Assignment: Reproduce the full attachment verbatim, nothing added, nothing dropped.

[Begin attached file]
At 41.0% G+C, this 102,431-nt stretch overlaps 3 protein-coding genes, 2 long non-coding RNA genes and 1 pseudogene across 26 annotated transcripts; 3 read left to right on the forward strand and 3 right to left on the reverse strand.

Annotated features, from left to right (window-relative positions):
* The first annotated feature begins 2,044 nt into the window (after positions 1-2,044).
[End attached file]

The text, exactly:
At 41.0% G+C, this 102,431-nt stretch overlaps 3 protein-coding genes, 2 long non-coding RNA genes and 1 pseudogene across 26 annotated transcripts; 3 read left to right on the forward strand and 3 right to left on the reverse strand.

Annotated features, from left to right (window-relative positions):
* The first annotated feature begins 2,044 nt into the window (after positions 1-2,044).